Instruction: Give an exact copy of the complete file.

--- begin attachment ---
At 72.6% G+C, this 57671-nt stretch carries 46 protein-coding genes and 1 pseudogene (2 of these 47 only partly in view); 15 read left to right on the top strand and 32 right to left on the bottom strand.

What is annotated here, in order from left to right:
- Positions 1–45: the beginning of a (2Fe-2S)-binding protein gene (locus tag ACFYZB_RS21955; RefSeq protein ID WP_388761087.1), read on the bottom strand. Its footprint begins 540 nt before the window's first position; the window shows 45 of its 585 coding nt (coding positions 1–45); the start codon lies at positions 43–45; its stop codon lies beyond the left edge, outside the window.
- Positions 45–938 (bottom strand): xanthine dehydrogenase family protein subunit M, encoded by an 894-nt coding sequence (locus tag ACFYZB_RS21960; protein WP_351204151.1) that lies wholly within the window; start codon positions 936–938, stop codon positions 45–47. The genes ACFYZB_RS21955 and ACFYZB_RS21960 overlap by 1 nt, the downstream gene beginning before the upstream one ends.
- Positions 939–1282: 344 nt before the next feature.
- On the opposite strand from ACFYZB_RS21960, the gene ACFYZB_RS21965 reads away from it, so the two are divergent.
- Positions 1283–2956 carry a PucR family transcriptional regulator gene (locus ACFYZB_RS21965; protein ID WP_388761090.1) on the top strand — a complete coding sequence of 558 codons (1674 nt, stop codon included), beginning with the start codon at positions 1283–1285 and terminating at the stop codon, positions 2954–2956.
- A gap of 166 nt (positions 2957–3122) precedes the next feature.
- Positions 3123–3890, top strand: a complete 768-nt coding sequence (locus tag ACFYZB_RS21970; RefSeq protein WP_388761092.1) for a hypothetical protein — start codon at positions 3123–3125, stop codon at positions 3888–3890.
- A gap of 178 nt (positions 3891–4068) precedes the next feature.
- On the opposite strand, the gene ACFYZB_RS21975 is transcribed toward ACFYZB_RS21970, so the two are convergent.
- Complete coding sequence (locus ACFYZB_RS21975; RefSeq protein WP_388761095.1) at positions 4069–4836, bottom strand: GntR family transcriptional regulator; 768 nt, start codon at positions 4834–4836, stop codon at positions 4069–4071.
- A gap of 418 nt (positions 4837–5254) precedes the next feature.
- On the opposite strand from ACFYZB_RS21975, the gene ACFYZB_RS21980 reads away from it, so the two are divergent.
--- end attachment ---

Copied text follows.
At 72.6% G+C, this 57671-nt stretch carries 46 protein-coding genes and 1 pseudogene (2 of these 47 only partly in view); 15 read left to right on the top strand and 32 right to left on the bottom strand.

What is annotated here, in order from left to right:
- Positions 1–45: the beginning of a (2Fe-2S)-binding protein gene (locus tag ACFYZB_RS21955; RefSeq protein ID WP_388761087.1), read on the bottom strand. Its footprint begins 540 nt before the window's first position; the window shows 45 of its 585 coding nt (coding positions 1–45); the start codon lies at positions 43–45; its stop codon lies beyond the left edge, outside the window.
- Positions 45–938 (bottom strand): xanthine dehydrogenase family protein subunit M, encoded by an 894-nt coding sequence (locus tag ACFYZB_RS21960; protein WP_351204151.1) that lies wholly within the window; start codon positions 936–938, stop codon positions 45–47. The genes ACFYZB_RS21955 and ACFYZB_RS21960 overlap by 1 nt, the downstream gene beginning before the upstream one ends.
- Positions 939–1282: 344 nt before the next feature.
- On the opposite strand from ACFYZB_RS21960, the gene ACFYZB_RS21965 reads away from it, so the two are divergent.
- Positions 1283–2956 carry a PucR family transcriptional regulator gene (locus ACFYZB_RS21965; protein ID WP_388761090.1) on the top strand — a complete coding sequence of 558 codons (1674 nt, stop codon included), beginning with the start codon at positions 1283–1285 and terminating at the stop codon, positions 2954–2956.
- A gap of 166 nt (positions 2957–3122) precedes the next feature.
- Positions 3123–3890, top strand: a complete 768-nt coding sequence (locus tag ACFYZB_RS21970; RefSeq protein WP_388761092.1) for a hypothetical protein — start codon at positions 3123–3125, stop codon at positions 3888–3890.
- A gap of 178 nt (positions 3891–4068) precedes the next feature.
- On the opposite strand, the gene ACFYZB_RS21975 is transcribed toward ACFYZB_RS21970, so the two are convergent.
- Complete coding sequence (locus ACFYZB_RS21975; RefSeq protein WP_388761095.1) at positions 4069–4836, bottom strand: GntR family transcriptional regulator; 768 nt, start codon at positions 4834–4836, stop codon at positions 4069–4071.
- A gap of 418 nt (positions 4837–5254) precedes the next feature.
- On the opposite strand from ACFYZB_RS21975, the gene ACFYZB_RS21980 reads away from it, so the two are divergent.